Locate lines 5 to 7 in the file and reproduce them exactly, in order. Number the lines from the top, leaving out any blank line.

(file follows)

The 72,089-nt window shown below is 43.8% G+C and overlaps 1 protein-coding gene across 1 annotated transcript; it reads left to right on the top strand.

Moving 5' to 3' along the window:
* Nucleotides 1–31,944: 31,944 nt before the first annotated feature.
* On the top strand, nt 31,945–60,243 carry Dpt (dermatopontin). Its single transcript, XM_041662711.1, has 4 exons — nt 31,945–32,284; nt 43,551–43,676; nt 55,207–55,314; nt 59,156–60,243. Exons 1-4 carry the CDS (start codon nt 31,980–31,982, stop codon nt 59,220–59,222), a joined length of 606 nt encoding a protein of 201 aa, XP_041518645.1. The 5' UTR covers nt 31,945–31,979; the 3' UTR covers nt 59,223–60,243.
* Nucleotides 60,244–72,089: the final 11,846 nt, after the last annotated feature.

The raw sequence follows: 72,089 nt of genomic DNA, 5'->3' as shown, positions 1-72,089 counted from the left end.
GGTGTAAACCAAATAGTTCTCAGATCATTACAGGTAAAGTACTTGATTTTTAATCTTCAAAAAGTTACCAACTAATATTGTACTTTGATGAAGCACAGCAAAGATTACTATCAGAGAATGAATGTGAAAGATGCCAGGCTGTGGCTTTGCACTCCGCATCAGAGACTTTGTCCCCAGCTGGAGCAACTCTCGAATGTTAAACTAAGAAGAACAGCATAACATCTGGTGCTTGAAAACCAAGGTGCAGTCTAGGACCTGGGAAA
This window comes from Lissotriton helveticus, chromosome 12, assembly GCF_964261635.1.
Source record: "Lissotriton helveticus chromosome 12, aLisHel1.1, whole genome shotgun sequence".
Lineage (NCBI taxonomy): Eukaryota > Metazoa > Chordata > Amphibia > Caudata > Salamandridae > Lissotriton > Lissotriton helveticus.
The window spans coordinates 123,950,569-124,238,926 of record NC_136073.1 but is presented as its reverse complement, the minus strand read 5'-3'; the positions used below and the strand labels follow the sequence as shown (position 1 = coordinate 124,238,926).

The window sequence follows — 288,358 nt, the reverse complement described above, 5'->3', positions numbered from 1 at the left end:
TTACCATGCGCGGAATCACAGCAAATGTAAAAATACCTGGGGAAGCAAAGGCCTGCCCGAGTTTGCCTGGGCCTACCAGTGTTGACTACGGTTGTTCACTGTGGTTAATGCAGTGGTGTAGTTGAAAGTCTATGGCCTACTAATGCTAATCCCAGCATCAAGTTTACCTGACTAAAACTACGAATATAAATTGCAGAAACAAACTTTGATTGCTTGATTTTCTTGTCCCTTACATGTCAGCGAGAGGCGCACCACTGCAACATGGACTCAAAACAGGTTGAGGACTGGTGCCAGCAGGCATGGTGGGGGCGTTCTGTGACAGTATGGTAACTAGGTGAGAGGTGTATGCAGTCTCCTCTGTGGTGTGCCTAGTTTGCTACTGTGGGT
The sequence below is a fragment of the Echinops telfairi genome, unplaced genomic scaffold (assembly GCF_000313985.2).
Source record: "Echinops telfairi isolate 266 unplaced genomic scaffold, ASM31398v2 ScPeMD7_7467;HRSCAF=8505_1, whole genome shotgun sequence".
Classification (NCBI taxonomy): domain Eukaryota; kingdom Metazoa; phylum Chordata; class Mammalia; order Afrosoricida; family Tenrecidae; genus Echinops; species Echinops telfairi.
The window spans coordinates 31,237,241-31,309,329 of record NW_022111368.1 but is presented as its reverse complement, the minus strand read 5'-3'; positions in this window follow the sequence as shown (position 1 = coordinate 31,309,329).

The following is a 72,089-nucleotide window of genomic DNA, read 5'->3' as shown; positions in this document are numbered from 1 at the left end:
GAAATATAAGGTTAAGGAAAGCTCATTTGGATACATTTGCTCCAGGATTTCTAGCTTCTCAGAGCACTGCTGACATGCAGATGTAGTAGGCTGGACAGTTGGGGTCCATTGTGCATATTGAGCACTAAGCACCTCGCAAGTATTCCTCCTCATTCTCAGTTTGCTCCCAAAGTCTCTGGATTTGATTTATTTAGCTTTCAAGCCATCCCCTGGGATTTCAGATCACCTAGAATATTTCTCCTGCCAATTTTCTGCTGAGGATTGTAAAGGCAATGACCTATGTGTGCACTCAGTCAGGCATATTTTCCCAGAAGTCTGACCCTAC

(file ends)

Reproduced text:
* Nucleotides 60,244–72,089: the final 11,846 nt, after the last annotated feature.

The raw sequence follows: 72,089 nt of genomic DNA, 5'->3' as shown, positions 1-72,089 counted from the left end.
GGTGTAAACCAAATAGTTCTCAGATCATTACAGGTAAAGTACTTGATTTTTAATCTTCAAAAAGTTACCAACTAATATTGTACTTTGATGAAGCACAGCAAAGATTACTATCAGAGAATGAATGTGAAAGATGCCAGGCTGTGGCTTTGCACTCCGCATCAGAGACTTTGTCCCCAGCTGGAGCAACTCTCGAATGTTAAACTAAGAAGAACAGCATAACATCTGGTGCTTGAAAACCAAGGTGCAGTCTAGGACCTGGGAAA